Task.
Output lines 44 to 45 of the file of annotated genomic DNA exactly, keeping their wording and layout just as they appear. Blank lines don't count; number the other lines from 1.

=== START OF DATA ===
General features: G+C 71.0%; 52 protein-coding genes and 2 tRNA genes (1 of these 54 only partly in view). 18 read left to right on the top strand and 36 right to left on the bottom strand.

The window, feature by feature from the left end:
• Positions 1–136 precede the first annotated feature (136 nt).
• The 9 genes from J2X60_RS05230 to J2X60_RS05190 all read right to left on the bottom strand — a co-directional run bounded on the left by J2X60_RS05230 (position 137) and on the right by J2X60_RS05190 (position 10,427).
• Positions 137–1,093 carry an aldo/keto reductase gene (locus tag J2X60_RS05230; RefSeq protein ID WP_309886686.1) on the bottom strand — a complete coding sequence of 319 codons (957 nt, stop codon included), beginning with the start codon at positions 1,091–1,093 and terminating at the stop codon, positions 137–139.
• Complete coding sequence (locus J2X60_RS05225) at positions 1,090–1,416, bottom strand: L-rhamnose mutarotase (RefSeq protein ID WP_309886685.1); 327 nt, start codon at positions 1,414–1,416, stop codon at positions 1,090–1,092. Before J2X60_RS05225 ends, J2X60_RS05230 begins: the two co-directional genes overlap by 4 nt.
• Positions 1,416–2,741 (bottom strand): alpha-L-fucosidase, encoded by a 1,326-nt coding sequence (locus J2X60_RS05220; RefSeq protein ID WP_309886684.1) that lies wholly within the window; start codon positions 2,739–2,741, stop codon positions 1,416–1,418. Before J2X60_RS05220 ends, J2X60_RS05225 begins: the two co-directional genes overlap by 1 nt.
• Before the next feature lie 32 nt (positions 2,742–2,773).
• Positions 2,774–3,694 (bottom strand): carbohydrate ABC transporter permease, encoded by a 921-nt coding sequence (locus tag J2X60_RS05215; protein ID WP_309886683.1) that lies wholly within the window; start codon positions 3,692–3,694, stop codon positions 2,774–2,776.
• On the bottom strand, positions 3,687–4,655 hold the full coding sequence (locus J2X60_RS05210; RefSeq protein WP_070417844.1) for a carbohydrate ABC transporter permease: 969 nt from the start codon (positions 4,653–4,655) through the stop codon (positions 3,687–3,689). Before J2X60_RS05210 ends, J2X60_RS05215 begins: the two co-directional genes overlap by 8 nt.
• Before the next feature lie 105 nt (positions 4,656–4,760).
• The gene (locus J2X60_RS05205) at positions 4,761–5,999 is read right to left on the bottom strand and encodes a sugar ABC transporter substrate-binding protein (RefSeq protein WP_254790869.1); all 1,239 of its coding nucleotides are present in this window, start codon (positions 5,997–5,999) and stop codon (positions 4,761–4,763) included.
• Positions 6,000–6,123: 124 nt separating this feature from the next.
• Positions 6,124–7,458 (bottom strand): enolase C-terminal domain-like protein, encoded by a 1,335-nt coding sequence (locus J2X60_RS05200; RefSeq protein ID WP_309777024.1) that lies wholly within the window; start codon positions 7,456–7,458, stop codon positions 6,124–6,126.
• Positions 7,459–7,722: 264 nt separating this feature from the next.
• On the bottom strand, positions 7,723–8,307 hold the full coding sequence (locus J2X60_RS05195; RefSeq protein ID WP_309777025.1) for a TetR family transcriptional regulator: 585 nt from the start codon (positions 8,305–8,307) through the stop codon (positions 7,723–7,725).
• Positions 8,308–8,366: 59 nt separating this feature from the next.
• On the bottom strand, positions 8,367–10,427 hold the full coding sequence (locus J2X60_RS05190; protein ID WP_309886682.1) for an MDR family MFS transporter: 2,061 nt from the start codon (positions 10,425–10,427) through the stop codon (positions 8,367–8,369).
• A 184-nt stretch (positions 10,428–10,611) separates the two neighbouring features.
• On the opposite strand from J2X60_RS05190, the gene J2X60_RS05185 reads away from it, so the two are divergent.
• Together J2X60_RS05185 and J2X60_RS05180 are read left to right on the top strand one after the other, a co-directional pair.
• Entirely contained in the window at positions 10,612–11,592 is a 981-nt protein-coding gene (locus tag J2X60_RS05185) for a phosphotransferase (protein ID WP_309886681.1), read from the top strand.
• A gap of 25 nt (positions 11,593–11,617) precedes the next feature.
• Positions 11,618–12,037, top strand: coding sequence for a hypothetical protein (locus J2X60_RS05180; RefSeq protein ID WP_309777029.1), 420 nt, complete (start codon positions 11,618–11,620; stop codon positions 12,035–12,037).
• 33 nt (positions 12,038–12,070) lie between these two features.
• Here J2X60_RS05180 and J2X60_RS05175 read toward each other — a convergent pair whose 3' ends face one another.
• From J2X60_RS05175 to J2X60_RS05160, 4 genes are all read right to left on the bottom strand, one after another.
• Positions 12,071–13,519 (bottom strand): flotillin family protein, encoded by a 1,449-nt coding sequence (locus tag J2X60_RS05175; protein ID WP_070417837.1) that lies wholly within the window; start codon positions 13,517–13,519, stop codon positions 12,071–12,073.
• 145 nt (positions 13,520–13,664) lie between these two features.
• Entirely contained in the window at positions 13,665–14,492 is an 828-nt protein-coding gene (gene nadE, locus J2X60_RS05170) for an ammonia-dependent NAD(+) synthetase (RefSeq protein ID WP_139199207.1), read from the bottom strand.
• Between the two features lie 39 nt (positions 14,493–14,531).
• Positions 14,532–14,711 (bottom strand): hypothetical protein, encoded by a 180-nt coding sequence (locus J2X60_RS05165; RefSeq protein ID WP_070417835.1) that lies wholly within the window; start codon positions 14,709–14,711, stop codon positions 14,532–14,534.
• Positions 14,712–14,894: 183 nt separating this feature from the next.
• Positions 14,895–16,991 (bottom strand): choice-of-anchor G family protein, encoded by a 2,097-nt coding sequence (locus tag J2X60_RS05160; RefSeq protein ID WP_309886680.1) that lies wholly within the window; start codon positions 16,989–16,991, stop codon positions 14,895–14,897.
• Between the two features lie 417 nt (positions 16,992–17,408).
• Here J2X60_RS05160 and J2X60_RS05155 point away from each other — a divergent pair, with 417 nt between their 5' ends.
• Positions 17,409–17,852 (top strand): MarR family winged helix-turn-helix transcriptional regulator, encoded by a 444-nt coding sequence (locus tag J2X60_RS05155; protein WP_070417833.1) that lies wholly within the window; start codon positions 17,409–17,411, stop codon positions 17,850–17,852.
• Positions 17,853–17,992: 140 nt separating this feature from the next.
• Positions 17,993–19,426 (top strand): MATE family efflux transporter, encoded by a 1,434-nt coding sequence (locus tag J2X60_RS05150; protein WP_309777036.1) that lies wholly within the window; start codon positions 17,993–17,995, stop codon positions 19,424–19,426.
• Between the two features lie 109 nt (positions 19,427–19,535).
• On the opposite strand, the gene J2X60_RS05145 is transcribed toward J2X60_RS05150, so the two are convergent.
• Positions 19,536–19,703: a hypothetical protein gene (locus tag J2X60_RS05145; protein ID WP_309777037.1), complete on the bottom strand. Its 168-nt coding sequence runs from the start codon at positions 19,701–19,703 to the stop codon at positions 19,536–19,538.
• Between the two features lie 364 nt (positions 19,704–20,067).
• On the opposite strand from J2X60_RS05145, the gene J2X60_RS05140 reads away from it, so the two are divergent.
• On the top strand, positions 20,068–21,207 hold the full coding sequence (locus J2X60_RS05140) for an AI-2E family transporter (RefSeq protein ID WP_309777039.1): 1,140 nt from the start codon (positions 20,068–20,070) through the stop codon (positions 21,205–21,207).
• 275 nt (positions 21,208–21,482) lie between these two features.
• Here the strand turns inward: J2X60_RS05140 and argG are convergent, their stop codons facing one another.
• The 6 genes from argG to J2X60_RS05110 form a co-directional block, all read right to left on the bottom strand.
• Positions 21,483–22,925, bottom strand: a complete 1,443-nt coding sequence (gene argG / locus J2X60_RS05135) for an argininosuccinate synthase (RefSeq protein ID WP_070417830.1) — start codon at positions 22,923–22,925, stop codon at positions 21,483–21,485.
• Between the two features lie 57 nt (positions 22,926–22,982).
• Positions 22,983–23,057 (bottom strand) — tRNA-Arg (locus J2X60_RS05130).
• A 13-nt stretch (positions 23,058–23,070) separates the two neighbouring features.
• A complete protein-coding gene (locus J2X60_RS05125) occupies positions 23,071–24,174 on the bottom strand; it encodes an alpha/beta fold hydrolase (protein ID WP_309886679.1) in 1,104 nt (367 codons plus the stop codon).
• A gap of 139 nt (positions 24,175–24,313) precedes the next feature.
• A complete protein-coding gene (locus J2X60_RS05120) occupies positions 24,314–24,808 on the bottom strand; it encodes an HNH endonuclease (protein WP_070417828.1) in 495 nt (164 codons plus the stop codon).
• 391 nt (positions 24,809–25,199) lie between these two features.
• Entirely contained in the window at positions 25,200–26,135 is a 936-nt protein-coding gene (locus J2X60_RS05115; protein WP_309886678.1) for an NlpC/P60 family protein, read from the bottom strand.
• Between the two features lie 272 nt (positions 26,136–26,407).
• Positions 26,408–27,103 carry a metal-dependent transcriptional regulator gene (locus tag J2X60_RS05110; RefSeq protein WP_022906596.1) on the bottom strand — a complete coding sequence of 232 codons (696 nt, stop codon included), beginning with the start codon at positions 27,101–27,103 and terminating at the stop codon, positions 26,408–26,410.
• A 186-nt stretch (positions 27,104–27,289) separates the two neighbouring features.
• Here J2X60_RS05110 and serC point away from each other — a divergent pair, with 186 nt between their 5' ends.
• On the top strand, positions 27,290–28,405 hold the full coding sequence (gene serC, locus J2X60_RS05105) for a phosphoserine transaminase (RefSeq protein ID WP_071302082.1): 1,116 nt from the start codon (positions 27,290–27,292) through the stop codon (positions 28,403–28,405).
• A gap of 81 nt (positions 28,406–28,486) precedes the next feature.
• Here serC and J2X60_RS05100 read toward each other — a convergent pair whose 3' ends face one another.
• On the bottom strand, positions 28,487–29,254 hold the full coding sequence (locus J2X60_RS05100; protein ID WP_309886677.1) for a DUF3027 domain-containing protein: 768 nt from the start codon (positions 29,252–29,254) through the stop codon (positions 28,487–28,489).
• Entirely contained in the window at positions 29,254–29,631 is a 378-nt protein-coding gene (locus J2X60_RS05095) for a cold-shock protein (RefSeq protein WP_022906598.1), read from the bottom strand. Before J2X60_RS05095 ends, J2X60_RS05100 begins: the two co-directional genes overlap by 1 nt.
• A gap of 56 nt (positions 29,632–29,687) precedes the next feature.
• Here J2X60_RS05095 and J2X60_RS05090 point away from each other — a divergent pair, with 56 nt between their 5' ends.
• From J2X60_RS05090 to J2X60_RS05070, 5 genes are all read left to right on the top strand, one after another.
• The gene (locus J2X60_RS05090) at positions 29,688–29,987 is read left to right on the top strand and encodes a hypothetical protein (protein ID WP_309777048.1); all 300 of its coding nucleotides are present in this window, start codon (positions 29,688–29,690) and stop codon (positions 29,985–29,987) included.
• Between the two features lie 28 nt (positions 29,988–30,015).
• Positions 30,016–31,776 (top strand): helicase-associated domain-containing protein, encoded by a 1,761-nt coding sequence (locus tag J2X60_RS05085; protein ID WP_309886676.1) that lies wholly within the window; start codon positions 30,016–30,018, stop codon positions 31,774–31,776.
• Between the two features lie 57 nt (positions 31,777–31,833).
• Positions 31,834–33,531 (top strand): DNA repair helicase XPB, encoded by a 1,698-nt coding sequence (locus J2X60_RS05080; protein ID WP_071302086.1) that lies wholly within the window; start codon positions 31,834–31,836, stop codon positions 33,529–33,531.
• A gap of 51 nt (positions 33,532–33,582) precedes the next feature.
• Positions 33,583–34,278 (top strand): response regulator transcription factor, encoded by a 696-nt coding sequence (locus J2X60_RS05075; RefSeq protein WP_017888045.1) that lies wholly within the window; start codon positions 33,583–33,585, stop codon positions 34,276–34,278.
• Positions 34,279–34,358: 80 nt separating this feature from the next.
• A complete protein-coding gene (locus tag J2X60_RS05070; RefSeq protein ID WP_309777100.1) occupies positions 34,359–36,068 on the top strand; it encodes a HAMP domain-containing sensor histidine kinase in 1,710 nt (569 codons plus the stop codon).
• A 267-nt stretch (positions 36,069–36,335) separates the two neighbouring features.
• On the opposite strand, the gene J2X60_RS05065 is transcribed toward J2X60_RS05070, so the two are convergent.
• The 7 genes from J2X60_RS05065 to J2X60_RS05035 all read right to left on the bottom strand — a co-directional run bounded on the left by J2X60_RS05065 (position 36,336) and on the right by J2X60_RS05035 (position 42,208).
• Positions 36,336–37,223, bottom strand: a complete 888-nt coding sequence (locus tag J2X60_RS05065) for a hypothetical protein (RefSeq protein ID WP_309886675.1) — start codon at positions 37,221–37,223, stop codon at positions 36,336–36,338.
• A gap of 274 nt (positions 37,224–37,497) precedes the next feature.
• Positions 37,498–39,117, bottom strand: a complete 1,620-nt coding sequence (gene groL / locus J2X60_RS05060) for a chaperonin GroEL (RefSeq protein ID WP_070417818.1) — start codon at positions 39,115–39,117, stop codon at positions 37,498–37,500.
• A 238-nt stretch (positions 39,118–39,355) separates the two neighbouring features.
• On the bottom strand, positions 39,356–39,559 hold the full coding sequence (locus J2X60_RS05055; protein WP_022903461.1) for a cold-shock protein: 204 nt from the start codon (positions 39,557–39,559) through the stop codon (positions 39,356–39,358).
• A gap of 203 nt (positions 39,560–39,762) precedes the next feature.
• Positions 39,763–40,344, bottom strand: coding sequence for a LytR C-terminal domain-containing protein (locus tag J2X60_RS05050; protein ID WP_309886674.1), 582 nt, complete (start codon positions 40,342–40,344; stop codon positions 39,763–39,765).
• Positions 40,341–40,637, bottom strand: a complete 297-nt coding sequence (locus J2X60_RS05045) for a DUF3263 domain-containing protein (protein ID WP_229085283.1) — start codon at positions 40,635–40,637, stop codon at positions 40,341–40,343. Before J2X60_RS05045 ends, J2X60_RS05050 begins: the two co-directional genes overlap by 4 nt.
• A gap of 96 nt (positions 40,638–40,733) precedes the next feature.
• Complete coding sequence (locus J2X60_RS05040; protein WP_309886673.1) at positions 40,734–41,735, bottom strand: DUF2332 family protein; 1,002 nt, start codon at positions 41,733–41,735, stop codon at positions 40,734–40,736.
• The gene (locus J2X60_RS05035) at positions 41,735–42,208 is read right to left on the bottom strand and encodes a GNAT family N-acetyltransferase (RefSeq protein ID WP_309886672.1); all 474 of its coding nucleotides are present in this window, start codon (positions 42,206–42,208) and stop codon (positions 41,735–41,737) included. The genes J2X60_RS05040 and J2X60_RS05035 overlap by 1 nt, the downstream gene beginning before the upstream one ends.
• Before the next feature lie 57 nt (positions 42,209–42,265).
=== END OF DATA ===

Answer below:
• On the opposite strand from J2X60_RS05145, the gene J2X60_RS05140 reads away from it, so the two are divergent.
• On the top strand, positions 20,068–21,207 hold the full coding sequence (locus J2X60_RS05140) for an AI-2E family transporter (RefSeq protein ID WP_309777039.1): 1,140 nt from the start codon (positions 20,068–20,070) through the stop codon (positions 21,205–21,207).